The bishop and the man

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By Carlos Legaspi Jr.

Questions that Matter

Friday, August 15, 2014

AUGUST 11 was a great jubilee for the Diocese of Bacolod. It was the birthday of a great man that had walked in the land of the sugarcane – Bishop Antonio Fortich, D.D. Although he had left us in July 2, 2003, his legacy of making the local Church as the Church of the poor still lives on. Should he had lived today, he would have been 101 years old.

He was a “saint” to those whose lives he had touched. He had changed a lot of lives of the affluent of the province. He let them understand their duties towards the less fortunate. He reminded them of their responsibilities in the transformation of society. He continuously challenged the rich to share their goods to the poor.

He was the champion of the poor. It was always in his agenda to talk about the poor of the Diocese. He was even misunderstood for his stand on justice and love for the poor. The condition of poverty in the Diocese was at its height during his episcopate.


It was also a time where there was a boom in the industry and how the “rich” used their wealth to influence the masses. The good bishop was the counsel of the poor and the sugarcane workers. He was not only a pastor to them but a “father” as well. He had always stood behind them despite of ridicules. He was never afraid as his motto would tell him “INSTA.”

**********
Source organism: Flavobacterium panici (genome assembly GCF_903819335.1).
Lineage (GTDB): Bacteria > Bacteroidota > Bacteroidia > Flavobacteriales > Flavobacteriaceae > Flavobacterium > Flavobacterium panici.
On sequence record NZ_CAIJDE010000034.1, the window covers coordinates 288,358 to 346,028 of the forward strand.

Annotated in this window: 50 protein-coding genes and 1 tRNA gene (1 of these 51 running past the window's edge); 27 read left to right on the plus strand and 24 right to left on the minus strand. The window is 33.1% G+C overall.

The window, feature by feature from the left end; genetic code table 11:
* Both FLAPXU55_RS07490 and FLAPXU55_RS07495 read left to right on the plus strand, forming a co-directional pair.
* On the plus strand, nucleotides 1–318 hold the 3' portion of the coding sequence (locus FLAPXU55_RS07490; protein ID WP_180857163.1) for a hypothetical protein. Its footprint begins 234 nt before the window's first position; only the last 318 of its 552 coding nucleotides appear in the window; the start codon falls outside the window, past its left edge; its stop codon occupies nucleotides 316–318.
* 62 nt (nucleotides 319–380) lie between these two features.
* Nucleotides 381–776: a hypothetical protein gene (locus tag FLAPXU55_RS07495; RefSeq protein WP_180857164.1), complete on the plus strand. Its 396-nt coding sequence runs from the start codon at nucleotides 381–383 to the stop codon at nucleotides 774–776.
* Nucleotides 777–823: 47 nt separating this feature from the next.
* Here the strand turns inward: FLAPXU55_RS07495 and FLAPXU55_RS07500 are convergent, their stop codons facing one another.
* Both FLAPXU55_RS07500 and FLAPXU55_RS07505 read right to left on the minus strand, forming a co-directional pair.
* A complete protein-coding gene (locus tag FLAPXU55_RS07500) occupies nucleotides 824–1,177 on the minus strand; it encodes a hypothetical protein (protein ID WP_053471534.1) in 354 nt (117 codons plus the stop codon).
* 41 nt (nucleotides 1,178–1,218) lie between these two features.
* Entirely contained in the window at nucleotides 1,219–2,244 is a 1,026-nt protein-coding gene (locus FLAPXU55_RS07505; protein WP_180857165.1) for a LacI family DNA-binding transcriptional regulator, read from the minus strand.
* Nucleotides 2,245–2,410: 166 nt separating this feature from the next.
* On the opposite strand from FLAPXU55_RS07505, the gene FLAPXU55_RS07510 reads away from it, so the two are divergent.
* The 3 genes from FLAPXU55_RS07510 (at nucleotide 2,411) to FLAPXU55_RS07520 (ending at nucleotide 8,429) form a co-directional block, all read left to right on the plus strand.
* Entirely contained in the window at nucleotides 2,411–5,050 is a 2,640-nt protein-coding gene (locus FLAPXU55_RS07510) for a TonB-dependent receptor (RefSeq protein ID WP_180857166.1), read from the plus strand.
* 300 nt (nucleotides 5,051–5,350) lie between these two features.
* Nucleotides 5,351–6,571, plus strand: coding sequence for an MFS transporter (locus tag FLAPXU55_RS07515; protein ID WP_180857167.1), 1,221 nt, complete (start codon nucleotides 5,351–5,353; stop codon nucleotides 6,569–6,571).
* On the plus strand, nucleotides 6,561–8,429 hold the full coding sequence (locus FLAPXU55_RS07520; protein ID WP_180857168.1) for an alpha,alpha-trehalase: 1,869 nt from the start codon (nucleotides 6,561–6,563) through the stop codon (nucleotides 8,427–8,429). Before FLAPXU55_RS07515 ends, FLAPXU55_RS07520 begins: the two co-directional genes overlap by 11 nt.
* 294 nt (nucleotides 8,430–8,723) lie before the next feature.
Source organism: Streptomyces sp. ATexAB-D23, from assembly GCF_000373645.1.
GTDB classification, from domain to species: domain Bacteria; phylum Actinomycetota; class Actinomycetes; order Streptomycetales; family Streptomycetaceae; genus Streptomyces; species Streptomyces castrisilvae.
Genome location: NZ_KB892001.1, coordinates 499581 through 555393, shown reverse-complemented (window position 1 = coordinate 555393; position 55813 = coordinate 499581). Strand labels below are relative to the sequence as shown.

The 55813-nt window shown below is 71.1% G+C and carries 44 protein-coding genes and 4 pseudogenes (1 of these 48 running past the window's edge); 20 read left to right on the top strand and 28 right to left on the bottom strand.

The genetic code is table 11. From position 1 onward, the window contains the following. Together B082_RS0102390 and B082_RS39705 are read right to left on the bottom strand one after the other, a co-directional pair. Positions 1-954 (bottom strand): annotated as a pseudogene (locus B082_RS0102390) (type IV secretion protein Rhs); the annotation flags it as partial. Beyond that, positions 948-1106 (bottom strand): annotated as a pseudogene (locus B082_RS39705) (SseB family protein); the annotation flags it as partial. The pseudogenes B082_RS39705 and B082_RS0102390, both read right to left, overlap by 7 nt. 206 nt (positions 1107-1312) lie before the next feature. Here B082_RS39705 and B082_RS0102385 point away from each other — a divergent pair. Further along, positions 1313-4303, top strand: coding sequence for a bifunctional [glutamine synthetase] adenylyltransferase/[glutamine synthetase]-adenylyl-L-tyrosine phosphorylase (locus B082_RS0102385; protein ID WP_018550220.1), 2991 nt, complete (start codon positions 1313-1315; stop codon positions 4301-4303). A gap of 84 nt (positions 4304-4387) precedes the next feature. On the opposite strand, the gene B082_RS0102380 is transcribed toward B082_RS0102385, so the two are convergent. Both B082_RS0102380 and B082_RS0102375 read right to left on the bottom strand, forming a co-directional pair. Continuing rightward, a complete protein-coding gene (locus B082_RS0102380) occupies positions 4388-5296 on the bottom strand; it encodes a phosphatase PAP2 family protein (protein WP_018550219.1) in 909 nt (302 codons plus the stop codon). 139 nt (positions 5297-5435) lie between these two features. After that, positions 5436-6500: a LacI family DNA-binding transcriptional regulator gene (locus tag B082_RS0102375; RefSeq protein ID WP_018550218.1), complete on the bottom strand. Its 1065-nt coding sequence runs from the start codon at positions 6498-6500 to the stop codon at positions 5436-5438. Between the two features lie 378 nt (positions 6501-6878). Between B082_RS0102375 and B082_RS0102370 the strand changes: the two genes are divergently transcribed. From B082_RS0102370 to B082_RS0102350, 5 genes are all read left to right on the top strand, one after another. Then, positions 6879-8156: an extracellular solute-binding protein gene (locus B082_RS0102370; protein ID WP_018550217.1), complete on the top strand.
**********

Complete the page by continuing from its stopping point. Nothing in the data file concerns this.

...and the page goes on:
He was also the pillar of the “sacadas.” He developed cooperatives through his clergy a long time before government saw the need to put up “political cooperatives.” The bishop worked on the formation of the people and anchored the group on the communitarian principles anchored on Christ. He and his clergy were misunderstood and were branded as “Communists.”

Despite all the branding, he worked for the plight of the poor workers – the sacadas and the mamumugons. He went out of his way to be in solidarity with these people. He was indeed the champion of the poor and the oppressed.

It was in 1984 that I had close contact with Bishop Fortich. He was the main celebrant during the Ferial Mass of St. Lorenzo Ruiz at St. John’s. I was so touched with his homily regarding the plight of the poor in Negros and in the country. He paralleled the time of St. Lorenzo with the time under the Marcos regime. He was challenging everyone to be vigilant and to rise above passivity. That ignited the fire in me that from that time on, I decided to pursue the path of the priesthood. In 1986, I saw the Bishop spearheading the movement for a clean and honest elections. There I admired him more for his courage and his bravery to fight the dictator.

I entered the seminary months after Edsa I and there I learned more about the bishop. How he fought for the poor and the less fortunate. His story was very inspiring and would really burn the fire in each seminarian to pursue his vocation to the priesthood. He accepted the proclamation of the division of the Diocese and he also humbly accepted the acceptance of his retirement. This was a value that really seeped into my being.

Today, as I walk in the streets, I could see my memory of a person who once walked with pride as he fought for the common welfare of the people, especially the poor.

St. Ezekiel Moreno, Pope St. John Paul II, Bishop Fortich and Sir Faraon Lopez, pray for us.

Published in the Sun.Star Bacolod newspaper on August 15, 2014.


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